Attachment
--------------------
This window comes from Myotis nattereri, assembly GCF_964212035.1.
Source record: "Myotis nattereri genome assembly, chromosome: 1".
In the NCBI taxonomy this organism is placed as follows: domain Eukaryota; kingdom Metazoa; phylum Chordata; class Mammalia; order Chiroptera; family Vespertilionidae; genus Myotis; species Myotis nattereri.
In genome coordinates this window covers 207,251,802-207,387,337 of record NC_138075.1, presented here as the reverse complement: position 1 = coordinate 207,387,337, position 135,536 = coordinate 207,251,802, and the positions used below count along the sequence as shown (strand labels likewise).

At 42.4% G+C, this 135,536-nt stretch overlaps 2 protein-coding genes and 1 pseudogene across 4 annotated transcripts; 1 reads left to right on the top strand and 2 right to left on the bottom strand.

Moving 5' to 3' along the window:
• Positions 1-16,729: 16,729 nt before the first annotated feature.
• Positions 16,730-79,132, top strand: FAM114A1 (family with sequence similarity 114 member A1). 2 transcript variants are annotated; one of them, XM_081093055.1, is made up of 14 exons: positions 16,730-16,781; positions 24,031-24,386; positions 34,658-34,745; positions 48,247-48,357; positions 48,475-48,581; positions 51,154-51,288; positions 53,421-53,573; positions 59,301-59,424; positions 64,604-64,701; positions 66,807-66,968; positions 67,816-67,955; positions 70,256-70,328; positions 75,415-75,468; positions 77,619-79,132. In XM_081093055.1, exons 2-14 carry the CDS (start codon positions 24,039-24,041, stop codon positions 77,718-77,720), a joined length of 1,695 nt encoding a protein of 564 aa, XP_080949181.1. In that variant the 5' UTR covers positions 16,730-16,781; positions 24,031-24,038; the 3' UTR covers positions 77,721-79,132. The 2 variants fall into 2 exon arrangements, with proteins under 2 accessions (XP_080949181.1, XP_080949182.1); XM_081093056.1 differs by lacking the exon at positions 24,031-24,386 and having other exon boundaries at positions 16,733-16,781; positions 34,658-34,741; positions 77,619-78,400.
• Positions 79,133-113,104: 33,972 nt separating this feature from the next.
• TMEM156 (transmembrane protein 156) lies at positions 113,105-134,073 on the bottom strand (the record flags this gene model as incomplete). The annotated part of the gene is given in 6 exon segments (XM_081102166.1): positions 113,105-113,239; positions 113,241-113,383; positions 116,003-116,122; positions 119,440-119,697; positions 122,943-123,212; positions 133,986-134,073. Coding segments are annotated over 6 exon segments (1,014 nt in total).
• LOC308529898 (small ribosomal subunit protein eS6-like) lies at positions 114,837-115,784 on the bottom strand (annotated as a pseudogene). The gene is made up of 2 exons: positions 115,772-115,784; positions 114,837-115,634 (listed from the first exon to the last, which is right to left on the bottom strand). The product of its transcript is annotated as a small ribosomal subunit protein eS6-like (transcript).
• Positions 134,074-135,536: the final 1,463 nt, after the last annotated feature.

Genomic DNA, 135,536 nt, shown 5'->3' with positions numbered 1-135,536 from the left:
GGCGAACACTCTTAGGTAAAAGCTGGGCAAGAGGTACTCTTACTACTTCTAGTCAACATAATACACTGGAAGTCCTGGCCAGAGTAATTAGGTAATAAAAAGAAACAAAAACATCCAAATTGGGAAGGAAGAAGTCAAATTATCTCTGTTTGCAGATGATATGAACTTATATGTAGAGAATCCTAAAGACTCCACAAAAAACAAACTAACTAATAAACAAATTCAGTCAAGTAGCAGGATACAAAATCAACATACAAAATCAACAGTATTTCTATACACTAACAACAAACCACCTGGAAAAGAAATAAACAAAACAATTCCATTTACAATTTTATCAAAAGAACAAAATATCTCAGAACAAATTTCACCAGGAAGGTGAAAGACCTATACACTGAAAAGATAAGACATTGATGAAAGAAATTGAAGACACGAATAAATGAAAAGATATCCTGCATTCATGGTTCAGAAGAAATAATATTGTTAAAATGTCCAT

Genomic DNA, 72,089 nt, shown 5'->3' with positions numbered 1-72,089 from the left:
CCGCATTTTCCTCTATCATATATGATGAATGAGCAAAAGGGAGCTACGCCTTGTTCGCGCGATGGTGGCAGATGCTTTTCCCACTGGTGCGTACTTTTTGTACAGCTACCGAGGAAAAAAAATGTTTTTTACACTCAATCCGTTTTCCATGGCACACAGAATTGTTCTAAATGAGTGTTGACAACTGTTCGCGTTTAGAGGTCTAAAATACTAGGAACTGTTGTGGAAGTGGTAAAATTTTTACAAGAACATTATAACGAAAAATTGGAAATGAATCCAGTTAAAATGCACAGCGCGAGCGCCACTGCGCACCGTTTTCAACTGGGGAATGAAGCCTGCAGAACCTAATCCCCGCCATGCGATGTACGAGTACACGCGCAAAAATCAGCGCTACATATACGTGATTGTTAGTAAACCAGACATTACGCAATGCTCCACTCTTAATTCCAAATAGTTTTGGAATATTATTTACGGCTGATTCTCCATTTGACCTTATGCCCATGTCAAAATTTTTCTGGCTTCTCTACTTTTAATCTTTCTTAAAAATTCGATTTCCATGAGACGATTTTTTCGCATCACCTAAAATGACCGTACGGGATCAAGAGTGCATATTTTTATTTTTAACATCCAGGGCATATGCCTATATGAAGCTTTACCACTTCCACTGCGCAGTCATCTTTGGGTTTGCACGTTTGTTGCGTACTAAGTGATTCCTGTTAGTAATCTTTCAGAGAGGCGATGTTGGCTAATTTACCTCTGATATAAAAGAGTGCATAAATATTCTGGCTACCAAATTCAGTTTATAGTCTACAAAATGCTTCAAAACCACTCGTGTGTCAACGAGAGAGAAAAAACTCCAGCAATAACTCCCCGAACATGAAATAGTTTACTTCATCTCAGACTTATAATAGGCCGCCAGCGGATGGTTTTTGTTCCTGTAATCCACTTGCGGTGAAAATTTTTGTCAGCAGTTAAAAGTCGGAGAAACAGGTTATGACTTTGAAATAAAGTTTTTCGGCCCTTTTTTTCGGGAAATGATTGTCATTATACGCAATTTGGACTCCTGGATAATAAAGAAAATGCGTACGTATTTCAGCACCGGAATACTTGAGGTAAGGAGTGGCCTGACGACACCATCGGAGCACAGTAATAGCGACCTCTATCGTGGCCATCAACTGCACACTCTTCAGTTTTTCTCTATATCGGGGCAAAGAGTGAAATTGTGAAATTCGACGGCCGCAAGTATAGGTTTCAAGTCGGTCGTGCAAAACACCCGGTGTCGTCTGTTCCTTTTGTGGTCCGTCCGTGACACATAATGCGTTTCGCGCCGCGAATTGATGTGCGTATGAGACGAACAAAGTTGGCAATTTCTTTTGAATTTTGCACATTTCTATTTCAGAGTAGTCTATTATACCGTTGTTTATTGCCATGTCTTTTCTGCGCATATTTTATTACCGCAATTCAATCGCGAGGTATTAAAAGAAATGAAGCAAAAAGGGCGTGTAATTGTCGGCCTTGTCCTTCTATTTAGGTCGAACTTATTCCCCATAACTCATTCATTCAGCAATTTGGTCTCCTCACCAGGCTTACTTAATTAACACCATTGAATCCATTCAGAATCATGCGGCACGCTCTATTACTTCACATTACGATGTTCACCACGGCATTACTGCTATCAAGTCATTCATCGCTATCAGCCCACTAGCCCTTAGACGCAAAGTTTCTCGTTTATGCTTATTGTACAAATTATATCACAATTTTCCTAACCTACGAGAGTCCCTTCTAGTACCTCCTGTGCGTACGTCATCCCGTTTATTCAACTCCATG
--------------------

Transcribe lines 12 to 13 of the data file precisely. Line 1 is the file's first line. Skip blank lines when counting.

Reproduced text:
• Positions 134,074-135,536: the final 1,463 nt, after the last annotated feature.

Genomic DNA, 135,536 nt, shown 5'->3' with positions numbered 1-135,536 from the left: